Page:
China's Big Drone Push

Whether or not the stealth combat planes are as powerful as Beijing claims, their development has implications for the balance of power in East Asia.

This stealth combat drone, seen flying over Chengdu, epitomizes China's serious approach to air defense. (Sina Weibo)

For 17 minutes yesterday, China’s first domestically made stealth combat drone swept over the skies of the southwestern city of Chengdu, proclaiming to the world that China can now drop missiles and spy via remote control with enemy radar systems none the wiser. With the successful voyage of the Lijian (“sharp sword”), as the drone is known, China joins the U.S., the U.K. and France as the fourth country with jet-powered stealth combat drones.

The state-run China Daily says this is a big deal, declaring that China has “again narrowed the air-power disparity between itself and Western nations.”

Others are skeptical. Chinese military bloggers note that, based on the photos, the huge engine compromises its stealth, possibly because the Chinese Air Force has struggled to develop its own engines. Some suspect that the Lijian is a reverse-engineered version of Russia’s Mikoyan Skat drone, equipped with a Russian-made turbofan engine. Gerry Doyle at Sinosphere concludes that “the stealth features that would make a drone like this a potential balance-shifter remain unproven in this design.”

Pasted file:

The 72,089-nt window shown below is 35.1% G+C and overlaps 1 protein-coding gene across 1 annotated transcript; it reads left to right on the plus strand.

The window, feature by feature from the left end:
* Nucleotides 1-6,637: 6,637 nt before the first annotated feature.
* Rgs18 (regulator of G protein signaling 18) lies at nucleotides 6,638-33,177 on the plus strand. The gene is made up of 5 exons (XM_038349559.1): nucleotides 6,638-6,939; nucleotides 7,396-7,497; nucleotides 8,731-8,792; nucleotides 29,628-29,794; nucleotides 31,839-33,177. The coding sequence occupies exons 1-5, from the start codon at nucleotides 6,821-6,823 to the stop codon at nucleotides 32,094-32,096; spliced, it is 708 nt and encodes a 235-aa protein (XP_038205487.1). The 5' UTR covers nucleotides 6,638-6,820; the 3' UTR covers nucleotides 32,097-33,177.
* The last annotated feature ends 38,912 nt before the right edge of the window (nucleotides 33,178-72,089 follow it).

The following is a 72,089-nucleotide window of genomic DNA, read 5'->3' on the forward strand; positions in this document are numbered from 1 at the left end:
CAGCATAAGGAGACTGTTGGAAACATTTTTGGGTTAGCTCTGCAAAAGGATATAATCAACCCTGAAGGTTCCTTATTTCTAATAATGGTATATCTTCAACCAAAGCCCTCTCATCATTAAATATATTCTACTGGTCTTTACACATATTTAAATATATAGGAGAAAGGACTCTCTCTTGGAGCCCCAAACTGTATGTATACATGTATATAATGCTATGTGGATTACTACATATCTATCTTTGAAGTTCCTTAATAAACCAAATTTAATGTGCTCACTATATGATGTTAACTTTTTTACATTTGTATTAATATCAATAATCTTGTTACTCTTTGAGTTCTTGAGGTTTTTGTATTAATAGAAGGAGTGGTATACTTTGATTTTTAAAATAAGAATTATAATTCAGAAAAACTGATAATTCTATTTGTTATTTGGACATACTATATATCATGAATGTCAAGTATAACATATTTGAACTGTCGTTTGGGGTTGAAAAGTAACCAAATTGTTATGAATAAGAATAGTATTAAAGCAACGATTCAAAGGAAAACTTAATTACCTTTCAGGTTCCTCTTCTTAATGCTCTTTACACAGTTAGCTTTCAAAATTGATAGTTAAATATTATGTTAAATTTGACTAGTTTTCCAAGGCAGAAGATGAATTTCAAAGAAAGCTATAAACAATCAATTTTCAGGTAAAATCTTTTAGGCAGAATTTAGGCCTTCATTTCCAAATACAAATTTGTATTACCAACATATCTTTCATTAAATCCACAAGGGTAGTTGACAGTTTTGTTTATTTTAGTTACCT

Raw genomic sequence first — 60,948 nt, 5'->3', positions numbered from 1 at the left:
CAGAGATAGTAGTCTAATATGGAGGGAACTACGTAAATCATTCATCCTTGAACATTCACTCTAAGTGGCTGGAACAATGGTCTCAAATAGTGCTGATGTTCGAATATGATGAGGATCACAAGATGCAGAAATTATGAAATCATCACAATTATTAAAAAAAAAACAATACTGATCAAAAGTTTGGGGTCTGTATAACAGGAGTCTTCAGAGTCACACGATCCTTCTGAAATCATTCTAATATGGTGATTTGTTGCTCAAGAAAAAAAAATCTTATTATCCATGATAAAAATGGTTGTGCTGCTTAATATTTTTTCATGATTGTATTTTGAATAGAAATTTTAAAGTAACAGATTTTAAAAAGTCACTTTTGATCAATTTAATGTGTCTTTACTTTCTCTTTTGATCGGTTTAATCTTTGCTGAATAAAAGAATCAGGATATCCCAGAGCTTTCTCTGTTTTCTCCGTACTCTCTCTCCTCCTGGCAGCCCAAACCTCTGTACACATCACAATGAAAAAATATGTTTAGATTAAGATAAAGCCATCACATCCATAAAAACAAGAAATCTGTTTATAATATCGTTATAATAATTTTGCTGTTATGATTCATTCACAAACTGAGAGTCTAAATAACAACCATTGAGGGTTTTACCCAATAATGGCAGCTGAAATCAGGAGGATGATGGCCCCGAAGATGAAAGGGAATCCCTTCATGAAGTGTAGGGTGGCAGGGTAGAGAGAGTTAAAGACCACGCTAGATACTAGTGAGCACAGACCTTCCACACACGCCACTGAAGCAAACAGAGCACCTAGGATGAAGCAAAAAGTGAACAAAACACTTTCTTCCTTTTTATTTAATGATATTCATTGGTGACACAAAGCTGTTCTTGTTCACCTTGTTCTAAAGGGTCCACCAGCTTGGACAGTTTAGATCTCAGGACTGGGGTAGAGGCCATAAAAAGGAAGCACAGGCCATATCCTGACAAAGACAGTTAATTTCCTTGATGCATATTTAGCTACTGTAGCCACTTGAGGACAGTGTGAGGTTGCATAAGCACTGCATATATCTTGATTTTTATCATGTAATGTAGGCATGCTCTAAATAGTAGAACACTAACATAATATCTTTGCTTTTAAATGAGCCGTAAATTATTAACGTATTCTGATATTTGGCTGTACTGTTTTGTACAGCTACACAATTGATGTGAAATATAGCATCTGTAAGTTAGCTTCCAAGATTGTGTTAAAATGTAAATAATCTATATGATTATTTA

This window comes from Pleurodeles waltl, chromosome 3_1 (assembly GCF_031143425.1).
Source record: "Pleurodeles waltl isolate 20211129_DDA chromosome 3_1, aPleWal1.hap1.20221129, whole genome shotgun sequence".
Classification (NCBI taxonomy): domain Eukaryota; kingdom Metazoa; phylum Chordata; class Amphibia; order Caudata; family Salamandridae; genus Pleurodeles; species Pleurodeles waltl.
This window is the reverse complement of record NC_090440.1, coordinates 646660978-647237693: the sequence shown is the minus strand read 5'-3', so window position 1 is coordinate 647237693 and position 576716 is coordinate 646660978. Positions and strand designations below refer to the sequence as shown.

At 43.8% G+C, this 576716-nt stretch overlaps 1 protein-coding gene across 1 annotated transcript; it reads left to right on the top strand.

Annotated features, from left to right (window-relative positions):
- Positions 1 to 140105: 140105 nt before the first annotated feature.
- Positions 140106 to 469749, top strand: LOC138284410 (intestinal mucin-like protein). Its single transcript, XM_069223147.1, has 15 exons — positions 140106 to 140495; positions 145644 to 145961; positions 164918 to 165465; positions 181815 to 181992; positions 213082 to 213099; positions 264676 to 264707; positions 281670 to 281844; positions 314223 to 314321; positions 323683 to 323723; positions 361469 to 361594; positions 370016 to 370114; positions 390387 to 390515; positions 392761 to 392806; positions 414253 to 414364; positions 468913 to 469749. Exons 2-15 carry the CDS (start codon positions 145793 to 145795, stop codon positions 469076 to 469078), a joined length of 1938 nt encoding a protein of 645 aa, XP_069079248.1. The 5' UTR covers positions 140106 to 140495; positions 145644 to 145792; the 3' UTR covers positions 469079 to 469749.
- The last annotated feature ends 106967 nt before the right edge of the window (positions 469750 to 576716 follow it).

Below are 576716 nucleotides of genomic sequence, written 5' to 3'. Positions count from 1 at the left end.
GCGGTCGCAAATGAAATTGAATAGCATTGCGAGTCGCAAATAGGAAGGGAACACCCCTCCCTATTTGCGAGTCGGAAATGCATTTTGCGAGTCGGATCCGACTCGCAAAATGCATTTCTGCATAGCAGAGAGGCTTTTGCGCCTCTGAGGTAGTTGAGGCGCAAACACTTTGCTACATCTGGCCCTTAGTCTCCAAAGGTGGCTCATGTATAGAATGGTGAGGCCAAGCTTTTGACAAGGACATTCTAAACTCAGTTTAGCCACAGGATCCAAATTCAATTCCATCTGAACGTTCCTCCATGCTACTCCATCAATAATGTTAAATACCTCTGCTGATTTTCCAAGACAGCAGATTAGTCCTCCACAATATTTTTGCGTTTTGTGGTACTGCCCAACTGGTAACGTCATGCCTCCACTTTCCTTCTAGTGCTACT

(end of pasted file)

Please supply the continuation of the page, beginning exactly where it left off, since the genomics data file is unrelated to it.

But though it might not be a game-changer, the Lijian is another landmark in China’s development of drone technology—part of a larger military buildup that the Pentagon worries could prove “potentially destabilizing” in the Pacific, as The New York Times reported last year.

How might the Lijian “destabilize” things in the Pacific? Du Wenlong, a military expert, told Chinese reporters that the Lijian’s combat radius is sufficient to patrol the disputed waters around the Diaoyu/Senkaku islands, which both China and Japan claim. It can also provide high-resolution video of activity in the disputed territory, a former People’s Liberation Army major general told The South China Morning Post.

Used for video surveillance, the Lijian would escalate tension over the islands, as Rory Medcalf, a security expert at Sydney’s Lowey Institute, says. “So, the Chinese have kind of put Japan into an awkward position. If it lets them pass, or if it lets them fly over disputed, contested airspace then China is further establishing its presence there,” Medcalf told Voice of America News. “But, if Japan strikes back, then it’s really escalating tensions potentially towards conflict.”

In September, Japan deployed fighter jets after spotting an unidentified drone flying near the islands. It also stepped up military exercises in the region throughout October. That same month, Japan’s prime minister, Shinzo Abe, approved a policy to shoot down foreign drones in Japanese airspace, though it’s not clear whether he was including airspace over the water that surround the disputed islands. For its part, China’s defense ministry says that attacking its drones would elicit a “decisive response,” Bloomberg reported.